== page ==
Brentuximab vedotin for PTCLs treatment
The use of brentuximab vedotin has also been investigated in peripheral T-cell lymphomas (PTCLs).15 Systemic anaplastic large cell lymphoma (sALCL), in particular, is a CD30-expressing subtype of PTCL with high rates (approx. 40-65%) of disease recurrence after frontline treatment with anthracycline-based chemotherapy regimens.15
Pro et al. conducted a single-arm, open-label, multicenter, phase 2 study in 58 patients with relapsed/refractory sALCL (with at least 6 months of follow-up) and found an ORR of 86% and CR rate of 57% with the use of brentuximab vedotin.15 Remarkably, those who achieved CR continued to demonstrate improved outcomes with median progression-free survival (PFS) not being reached after 5 years of follow-up.15 Figure 3 shows PFS curves for all patients as well as stratified by best response.15 “With long-term follow-up, the curve flattens out and at least some of these patients did not receive anything further – they’re behaving like they’re actually being cured by brentuximab vedotin,” Prof. Connors said.
The phase 3 ECHELON-2 trial further investigated the efficacy and safety of brentuximab vedotin, cyclophosphamide, doxorubicin, and prednisone (A+CHP) versus cyclophosphamide, doxorubicin, vincristine, and prednisone (CHOP) in previously untreated subjects with CD30-expressing PTCLs, and the results have been published in The Lancet.16 This data is also pending review by the Hong Kong Department of Health.
Brentuximab vedotin for CTCLs treatment
As for cutaneous T-cell lymphomas (CTCLs), a rare group of non-HL with mycosis fungoides and Sézary syndrome being the most common forms, the prognosis is generally good with chemotherapy, but without durable and reliable disease control.17,18 In ALCANZA, an open-label, randomized, phase 3 trial that enrolled 131 patients with CD30-positive mycosis fungoides or primary cutaneous ALCL (pcALCL) who had been previously treated, brentuximab vedotin was compared against physician’s choice (oral methotrexate or oral bexarotenze).18 The primary endpoint of the study was an objective global response lasting at least 4 months per independent review facility (ORR4).18 “The response to treatment had to be more than evanescent, that is, not just there for a few weeks and then gone,” Prof. Connors explained.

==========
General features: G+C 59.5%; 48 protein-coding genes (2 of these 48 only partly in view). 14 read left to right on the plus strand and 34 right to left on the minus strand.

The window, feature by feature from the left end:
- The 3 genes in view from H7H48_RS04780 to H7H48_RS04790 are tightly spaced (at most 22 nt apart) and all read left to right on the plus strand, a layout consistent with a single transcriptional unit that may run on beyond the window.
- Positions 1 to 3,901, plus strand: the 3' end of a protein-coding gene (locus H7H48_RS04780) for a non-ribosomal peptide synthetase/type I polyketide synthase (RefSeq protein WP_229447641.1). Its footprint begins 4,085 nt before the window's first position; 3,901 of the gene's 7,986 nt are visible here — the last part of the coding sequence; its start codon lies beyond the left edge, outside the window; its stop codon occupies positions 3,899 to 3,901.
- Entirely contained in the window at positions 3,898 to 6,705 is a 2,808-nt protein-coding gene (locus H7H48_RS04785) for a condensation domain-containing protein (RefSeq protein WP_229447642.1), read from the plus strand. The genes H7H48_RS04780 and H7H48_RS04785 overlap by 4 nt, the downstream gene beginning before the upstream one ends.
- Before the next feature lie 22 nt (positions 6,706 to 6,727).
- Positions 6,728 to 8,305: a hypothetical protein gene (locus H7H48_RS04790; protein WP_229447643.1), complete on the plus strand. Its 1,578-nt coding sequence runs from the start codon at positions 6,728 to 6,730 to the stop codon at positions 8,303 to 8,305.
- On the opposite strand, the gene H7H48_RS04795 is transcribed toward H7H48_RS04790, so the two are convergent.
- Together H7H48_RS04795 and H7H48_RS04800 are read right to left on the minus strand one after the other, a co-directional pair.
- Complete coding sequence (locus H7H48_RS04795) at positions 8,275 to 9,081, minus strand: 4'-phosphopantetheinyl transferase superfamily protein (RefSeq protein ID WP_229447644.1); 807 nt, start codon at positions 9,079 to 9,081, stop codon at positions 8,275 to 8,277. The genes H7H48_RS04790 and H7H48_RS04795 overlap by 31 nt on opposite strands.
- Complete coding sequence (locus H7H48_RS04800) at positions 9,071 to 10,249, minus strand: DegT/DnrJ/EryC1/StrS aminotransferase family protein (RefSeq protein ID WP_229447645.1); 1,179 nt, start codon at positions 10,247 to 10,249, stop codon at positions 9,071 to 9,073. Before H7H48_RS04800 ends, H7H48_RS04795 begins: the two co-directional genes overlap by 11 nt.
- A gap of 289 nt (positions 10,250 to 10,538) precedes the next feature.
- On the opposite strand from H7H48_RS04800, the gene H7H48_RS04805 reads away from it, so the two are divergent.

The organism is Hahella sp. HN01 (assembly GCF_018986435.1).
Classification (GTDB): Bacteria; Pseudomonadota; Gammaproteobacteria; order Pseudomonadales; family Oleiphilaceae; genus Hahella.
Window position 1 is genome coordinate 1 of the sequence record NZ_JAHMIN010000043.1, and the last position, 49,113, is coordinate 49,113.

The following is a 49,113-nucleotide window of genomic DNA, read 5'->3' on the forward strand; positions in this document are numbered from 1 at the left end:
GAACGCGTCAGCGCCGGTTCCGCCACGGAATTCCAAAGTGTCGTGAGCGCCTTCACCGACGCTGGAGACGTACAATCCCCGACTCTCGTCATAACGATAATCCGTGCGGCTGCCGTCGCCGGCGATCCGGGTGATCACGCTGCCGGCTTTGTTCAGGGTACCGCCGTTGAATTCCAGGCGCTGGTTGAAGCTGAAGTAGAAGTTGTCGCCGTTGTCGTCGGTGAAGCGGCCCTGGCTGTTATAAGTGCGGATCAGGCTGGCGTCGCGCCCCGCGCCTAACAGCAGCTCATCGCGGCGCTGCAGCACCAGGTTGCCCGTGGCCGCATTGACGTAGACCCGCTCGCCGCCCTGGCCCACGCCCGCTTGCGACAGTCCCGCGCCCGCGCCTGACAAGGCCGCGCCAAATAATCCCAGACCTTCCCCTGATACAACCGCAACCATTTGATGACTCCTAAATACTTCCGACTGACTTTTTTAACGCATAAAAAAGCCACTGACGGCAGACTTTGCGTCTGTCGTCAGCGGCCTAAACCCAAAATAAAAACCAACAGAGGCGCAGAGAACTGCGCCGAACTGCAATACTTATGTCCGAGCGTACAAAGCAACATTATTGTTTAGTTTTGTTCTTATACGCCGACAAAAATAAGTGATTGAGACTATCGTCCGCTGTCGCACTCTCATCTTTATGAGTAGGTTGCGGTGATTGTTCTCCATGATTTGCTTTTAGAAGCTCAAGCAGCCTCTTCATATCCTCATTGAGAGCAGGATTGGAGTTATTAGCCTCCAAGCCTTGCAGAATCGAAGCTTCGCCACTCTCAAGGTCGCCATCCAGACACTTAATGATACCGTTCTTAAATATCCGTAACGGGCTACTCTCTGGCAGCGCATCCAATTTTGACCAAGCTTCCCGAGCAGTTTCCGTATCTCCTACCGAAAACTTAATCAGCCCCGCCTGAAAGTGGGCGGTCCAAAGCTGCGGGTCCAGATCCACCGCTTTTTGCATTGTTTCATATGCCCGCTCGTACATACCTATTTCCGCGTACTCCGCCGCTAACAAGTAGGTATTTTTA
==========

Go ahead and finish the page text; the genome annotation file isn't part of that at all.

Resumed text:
The proportion of patients achieving ORR4 in ALCANZA was much higher with brentuximab vedotin versus physician’s choice (56.3% vs. 12.5%; between-group difference of 43.8% [95% CI: 29.1-58.4; p<0.0001]).18 This translates into a greater survival benefit in patients receiving brentuximab vedotin, as shown in Figure 4.18 In regard to the proportion of patients experiencing serious adverse events, it was similar between the two groups (29% for both).18 Peripheral neuropathy of any grade was more common (45%) in patients receiving brentuximab vedotin, whereas hypertriglyceridemia of any grade was more common (30%) in patients receiving bexarotene.18 After follow-up for almost 2 years, most (82%) patients in the brentuximab vedotin arm had an improvement or resolution of peripheral neuropathy.18
More evidence shows the role of brentuximab vedotin in the treatment of CD30-positive lymphomas. Presenting itself as a treatment that further improves survival outcomes, brentuximab vedotin holds promise as an important addition to the treatment of the disease.
A local case report of relapsed/refractory hodgkin lymphoma: A positive outcome with brentuximab vedotin
Most of the Hodgkin lymphoma (HL) patients respond well to frontline treatment, but such treatments induce unacceptable organ toxicities and immune suppression, which leads to secondary malignancies and cardiac disease.1 Therefore, increased interest has drawn towards targeted
Brentuximab vedotin serves as a viable option to combine with chemotherapy for advanced stage Hodgkin lymphoma
The combination treatment approach of chemotherapy and radiotherapy has significantly improved the survival outcomes of patients with Hodgkin lymphoma (HL) over the past several decades.1 Whereas the conventional frontline therapies, such as ABVD (doxorubicin, bleomycin, vinblastine, dacarbazine), c